These days, a growing number of scientists and social entrepreneurs are hacking society for the good of a better future—one in which the combined possibilities of visual manufacturing and data collection may facilitate a seismic shift in our shared reality. The British Royal Society for the Encouragement of Arts, Manufactures and Commerce has dubbed this mindset “the 21st Century Enlightenment”—a revolution in thinking driven by ideals of empathy, autonomy, mastery, and purpose that can greatly enhance our quality of life.
If the movement succeeds we are all in for a very exciting future. But if it does not we will be ill-prepared for the rapid changes 3-D printing, and other emerging technologies are enabling us to achieve.
Creating products using 3-D printing differs from standard manufacturing because there are very few people involved in the process aside from a designer, who uses design software to create the original 3-D design file. Otherwise, software does all the work. Social and economic theorist Jeremy Rifkin refers to this new model as “infofacturing” rather than “manufacturing” in his book The Zero Marginal Cost Society.
With the internet of things, “infofacturing” goes one step further, embedding sensors and onboard computers to create super-cool connected devices. These connected devices actually begin as the very factory equipment itself. For example, 3D printers and other digital manufacturing equipment have embedded sensors that allow the machines to communicate with a human or an artificial intelligence, which can then control the factory remotely. The machines can talk to one another and communicate when there is a problem. By merging hardware and software, the knowledge needed to understand how to operate the factory is greatly reduced, leading to a lot more local manufacturing without the need for expert labor or shipping of parts.
In the connected device world of infofacturing, each product and part can be tracked through its lifecycle. Today we live in a throwaway society. We go to Target and purchase things off of Amazon, and when we are done with them the item gets thrown out with very little understanding of how the product was made, where it was made, what it is made of, who actually had to make it, and when it is discarded. There isn’t a whole lot of transparency. But by embedding cloud-connected tracking information, we can do things such as design modular objects for repair, which can alert the user when a single part might need to be replaced versus the entire appliance. We can also now choose what objects we want to purchase based on our values rather than simply by price, as those suppliers who openly share this information and care most about what’s in our best interest will have the most loyal fan base.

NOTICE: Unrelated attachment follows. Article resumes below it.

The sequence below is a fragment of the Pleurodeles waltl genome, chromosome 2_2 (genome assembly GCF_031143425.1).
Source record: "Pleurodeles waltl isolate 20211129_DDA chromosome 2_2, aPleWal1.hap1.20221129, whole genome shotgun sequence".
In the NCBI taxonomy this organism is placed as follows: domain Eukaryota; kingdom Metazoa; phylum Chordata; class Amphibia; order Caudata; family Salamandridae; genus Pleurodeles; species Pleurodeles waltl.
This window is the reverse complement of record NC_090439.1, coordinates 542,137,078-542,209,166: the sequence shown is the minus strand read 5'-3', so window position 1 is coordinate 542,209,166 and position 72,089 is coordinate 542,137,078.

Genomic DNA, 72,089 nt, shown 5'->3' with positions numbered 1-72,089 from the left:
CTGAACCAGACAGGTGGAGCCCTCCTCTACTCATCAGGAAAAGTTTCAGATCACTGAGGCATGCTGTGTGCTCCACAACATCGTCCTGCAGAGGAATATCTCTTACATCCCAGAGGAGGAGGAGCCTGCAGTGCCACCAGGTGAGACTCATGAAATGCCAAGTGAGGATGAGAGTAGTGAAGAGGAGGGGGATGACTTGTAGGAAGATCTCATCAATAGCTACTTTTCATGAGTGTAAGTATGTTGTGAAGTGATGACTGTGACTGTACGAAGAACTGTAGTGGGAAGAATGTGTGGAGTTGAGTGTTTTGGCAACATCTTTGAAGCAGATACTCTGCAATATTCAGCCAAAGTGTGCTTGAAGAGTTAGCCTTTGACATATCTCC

“In the connected device world of infofacturing, each product and part can be tracked through its lifecycle”
These new models of connected products fall into two main categories: those that quantify our world and those that quantify our selves. Products that quantify our world are things like self-driving cars, connected homes or “smart buildings.” But we also now have the ability to augment human physiology in ways that connect to signals in the brain and/or the cloud. Products that quantify the individual in this way might include, for example, a custom exoskeleton that might allow a quadriplegic to walk again, or the “super suits” being developed by DARPA for military use.
We have the ability to create devices that measure mood, movements, hormones, weight, temperature, DNA—basically any biometrics. We can know everything about how we are doing at any given moment as well as tracking changes over time. Soon, the idea of only finding out how you are doing once a year at a yearly physical will seem archaic.
And that’s only the beginning! Measuring our environment gaining access to immediate data feedback can change way the way game of life is played. In any situation, decisions won’t have to be so aimless and uncertain. We can measure our successes by more than just our net worth and have fun and be rewarded for doing so. You have probably heard of virtual reality (VR) worlds being created through devices such as Oculus Rift. Well, all of those “internet of things” objects we’ve been talking about could soon be controlled from the virtual world as well. This is being done already in medicine: surgeons are able to operate in a VR environment to control a robotic device in the physical world to produce tiny, delicate movements not possible with the human hand.
As astrophysicist Carl Sagan said, "If we crave a cosmic purpose let us seek a worthy goal. The democratization of manufacturing combined with the cloud- and software-connected devices allows anyone of us to create the ultimate mash-ups to achieve 21st century enlightenment. I don’t know about you, but I’m prepared for a mind-blowing future of awe and discovery.